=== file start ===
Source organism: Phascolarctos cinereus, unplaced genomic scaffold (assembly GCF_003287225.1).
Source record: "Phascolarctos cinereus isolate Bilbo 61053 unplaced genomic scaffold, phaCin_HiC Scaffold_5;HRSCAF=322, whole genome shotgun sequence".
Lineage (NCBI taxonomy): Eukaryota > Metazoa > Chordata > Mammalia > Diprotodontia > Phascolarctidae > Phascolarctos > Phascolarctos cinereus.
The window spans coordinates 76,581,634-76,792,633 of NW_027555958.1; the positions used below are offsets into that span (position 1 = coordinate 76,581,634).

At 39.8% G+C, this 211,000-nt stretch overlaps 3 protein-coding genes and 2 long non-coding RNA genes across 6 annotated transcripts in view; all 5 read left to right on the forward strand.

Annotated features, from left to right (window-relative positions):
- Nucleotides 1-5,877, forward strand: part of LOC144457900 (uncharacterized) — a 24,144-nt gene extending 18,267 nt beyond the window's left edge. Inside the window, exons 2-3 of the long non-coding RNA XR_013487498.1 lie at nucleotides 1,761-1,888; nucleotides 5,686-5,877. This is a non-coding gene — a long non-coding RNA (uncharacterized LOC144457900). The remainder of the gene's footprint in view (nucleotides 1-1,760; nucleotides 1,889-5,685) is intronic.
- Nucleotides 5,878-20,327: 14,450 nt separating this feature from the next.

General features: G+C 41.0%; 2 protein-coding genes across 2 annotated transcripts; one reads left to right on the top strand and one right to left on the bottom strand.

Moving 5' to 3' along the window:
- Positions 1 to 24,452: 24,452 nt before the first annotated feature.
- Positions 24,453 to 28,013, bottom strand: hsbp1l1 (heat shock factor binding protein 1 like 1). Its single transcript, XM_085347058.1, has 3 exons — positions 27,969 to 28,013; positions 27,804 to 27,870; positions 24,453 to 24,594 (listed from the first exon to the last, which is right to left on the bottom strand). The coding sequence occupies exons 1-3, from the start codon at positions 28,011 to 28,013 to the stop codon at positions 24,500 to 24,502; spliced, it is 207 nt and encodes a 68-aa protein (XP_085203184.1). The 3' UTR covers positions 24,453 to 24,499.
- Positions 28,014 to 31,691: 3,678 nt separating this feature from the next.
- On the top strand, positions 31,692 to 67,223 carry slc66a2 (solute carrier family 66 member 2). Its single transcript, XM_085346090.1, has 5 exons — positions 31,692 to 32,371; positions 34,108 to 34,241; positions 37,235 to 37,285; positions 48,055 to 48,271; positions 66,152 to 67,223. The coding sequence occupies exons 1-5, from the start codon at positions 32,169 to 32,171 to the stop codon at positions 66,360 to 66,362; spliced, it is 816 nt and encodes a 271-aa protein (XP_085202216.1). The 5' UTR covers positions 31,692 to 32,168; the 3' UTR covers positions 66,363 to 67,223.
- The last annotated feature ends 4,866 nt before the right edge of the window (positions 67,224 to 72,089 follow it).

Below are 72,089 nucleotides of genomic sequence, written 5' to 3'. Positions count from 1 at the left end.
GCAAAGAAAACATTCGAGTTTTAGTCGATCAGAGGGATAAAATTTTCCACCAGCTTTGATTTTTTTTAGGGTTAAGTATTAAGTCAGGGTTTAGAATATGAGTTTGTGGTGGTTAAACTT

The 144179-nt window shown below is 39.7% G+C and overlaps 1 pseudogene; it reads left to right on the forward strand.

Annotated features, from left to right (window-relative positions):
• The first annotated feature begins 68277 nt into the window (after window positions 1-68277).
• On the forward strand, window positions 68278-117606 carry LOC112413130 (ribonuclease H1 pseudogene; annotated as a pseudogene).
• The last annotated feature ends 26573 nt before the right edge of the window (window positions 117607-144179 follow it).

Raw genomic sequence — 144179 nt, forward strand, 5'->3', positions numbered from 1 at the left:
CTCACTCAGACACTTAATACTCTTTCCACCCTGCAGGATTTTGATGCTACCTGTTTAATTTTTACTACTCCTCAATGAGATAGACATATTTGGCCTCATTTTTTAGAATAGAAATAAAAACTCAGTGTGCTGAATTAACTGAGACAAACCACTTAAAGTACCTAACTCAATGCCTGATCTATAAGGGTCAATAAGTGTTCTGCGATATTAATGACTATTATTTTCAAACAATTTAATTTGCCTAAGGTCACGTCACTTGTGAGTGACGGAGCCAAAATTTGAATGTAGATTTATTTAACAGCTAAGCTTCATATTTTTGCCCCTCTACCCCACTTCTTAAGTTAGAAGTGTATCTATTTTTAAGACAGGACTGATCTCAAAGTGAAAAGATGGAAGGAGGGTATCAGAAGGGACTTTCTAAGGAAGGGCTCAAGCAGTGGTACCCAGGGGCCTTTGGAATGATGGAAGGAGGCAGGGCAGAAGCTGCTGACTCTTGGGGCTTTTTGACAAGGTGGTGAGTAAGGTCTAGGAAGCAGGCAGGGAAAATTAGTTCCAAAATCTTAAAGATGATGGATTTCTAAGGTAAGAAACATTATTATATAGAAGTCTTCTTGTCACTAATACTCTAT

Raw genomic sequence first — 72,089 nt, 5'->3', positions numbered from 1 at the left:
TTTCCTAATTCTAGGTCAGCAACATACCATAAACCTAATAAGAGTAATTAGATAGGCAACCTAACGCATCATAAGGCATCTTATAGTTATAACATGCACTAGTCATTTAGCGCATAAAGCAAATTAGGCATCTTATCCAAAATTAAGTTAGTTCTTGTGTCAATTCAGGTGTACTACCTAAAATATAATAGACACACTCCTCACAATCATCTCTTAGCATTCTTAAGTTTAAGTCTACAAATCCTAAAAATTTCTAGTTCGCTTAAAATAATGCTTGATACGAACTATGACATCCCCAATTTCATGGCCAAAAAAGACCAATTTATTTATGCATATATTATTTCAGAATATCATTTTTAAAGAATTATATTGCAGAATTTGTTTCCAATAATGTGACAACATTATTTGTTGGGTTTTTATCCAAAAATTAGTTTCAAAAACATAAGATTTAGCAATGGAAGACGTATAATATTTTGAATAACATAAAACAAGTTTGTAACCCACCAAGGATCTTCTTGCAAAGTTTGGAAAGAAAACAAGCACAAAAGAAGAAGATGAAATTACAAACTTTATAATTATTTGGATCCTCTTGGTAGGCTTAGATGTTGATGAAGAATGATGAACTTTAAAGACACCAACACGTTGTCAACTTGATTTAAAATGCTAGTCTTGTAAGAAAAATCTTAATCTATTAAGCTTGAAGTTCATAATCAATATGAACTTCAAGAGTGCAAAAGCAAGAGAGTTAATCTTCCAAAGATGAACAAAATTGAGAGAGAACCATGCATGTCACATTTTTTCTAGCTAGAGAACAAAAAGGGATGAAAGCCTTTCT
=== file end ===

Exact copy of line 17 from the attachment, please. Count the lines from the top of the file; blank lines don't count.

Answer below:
GCAAAGAAAACATTCGAGTTTTAGTCGATCAGAGGGATAAAATTTTCCACCAGCTTTGATTTTTTTTAGGGTTAAGTATTAAGTCAGGGTTTAGAATATGAGTTTGTGGTGGTTAAACTT